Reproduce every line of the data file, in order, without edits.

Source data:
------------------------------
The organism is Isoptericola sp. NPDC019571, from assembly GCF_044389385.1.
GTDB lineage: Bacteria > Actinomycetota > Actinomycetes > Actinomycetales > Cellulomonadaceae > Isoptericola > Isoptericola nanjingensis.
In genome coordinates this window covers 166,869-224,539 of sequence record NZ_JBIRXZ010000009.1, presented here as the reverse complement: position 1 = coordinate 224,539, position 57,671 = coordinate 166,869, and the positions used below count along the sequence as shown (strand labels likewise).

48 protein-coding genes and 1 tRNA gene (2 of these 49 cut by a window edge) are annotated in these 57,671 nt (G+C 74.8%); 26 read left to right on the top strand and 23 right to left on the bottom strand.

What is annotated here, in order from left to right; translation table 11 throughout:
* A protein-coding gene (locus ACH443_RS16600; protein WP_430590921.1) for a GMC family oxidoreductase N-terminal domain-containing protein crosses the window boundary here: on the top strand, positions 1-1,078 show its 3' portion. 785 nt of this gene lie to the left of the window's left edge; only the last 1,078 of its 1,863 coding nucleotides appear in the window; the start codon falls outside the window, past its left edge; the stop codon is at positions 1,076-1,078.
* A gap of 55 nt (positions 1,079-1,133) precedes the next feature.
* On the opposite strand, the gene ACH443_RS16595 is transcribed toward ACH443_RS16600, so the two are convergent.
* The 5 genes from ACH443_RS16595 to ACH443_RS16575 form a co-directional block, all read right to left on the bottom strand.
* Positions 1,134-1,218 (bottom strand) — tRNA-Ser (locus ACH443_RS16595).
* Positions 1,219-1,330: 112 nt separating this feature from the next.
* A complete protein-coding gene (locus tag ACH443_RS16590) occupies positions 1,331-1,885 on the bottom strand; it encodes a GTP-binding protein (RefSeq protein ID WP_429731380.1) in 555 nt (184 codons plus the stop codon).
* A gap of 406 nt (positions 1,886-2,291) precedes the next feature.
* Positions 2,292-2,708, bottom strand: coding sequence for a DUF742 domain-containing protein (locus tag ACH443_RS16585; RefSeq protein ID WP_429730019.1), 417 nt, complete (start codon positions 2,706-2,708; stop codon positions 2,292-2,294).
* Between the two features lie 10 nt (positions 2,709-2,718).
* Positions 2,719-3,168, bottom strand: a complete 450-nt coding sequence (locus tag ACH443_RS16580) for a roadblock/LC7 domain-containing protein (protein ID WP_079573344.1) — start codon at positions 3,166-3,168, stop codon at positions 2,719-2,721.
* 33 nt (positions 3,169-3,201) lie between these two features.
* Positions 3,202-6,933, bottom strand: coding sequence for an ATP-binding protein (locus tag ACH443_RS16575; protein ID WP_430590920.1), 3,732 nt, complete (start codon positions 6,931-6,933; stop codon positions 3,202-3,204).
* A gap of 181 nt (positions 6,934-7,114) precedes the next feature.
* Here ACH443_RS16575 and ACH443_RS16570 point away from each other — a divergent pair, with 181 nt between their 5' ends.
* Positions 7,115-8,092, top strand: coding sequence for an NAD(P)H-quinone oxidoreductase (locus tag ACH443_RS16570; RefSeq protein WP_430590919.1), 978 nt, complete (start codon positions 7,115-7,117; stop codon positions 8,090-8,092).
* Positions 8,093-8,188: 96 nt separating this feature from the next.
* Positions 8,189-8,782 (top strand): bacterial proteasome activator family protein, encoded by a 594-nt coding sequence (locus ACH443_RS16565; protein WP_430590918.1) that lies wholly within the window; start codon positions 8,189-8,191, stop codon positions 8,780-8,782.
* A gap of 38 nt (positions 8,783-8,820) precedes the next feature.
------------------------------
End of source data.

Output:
The organism is Isoptericola sp. NPDC019571, from assembly GCF_044389385.1.
GTDB lineage: Bacteria > Actinomycetota > Actinomycetes > Actinomycetales > Cellulomonadaceae > Isoptericola > Isoptericola nanjingensis.
In genome coordinates this window covers 166,869-224,539 of sequence record NZ_JBIRXZ010000009.1, presented here as the reverse complement: position 1 = coordinate 224,539, position 57,671 = coordinate 166,869, and the positions used below count along the sequence as shown (strand labels likewise).

48 protein-coding genes and 1 tRNA gene (2 of these 49 cut by a window edge) are annotated in these 57,671 nt (G+C 74.8%); 26 read left to right on the top strand and 23 right to left on the bottom strand.

What is annotated here, in order from left to right; translation table 11 throughout:
* A protein-coding gene (locus ACH443_RS16600; protein WP_430590921.1) for a GMC family oxidoreductase N-terminal domain-containing protein crosses the window boundary here: on the top strand, positions 1-1,078 show its 3' portion. 785 nt of this gene lie to the left of the window's left edge; only the last 1,078 of its 1,863 coding nucleotides appear in the window; the start codon falls outside the window, past its left edge; the stop codon is at positions 1,076-1,078.
* A gap of 55 nt (positions 1,079-1,133) precedes the next feature.
* On the opposite strand, the gene ACH443_RS16595 is transcribed toward ACH443_RS16600, so the two are convergent.
* The 5 genes from ACH443_RS16595 to ACH443_RS16575 form a co-directional block, all read right to left on the bottom strand.
* Positions 1,134-1,218 (bottom strand) — tRNA-Ser (locus ACH443_RS16595).
* Positions 1,219-1,330: 112 nt separating this feature from the next.
* A complete protein-coding gene (locus tag ACH443_RS16590) occupies positions 1,331-1,885 on the bottom strand; it encodes a GTP-binding protein (RefSeq protein ID WP_429731380.1) in 555 nt (184 codons plus the stop codon).
* A gap of 406 nt (positions 1,886-2,291) precedes the next feature.
* Positions 2,292-2,708, bottom strand: coding sequence for a DUF742 domain-containing protein (locus tag ACH443_RS16585; RefSeq protein ID WP_429730019.1), 417 nt, complete (start codon positions 2,706-2,708; stop codon positions 2,292-2,294).
* Between the two features lie 10 nt (positions 2,709-2,718).
* Positions 2,719-3,168, bottom strand: a complete 450-nt coding sequence (locus tag ACH443_RS16580) for a roadblock/LC7 domain-containing protein (protein ID WP_079573344.1) — start codon at positions 3,166-3,168, stop codon at positions 2,719-2,721.
* 33 nt (positions 3,169-3,201) lie between these two features.
* Positions 3,202-6,933, bottom strand: coding sequence for an ATP-binding protein (locus tag ACH443_RS16575; protein ID WP_430590920.1), 3,732 nt, complete (start codon positions 6,931-6,933; stop codon positions 3,202-3,204).
* A gap of 181 nt (positions 6,934-7,114) precedes the next feature.
* Here ACH443_RS16575 and ACH443_RS16570 point away from each other — a divergent pair, with 181 nt between their 5' ends.
* Positions 7,115-8,092, top strand: coding sequence for an NAD(P)H-quinone oxidoreductase (locus tag ACH443_RS16570; RefSeq protein WP_430590919.1), 978 nt, complete (start codon positions 7,115-7,117; stop codon positions 8,090-8,092).
* Positions 8,093-8,188: 96 nt separating this feature from the next.
* Positions 8,189-8,782 (top strand): bacterial proteasome activator family protein, encoded by a 594-nt coding sequence (locus ACH443_RS16565; protein WP_430590918.1) that lies wholly within the window; start codon positions 8,189-8,191, stop codon positions 8,780-8,782.
* A gap of 38 nt (positions 8,783-8,820) precedes the next feature.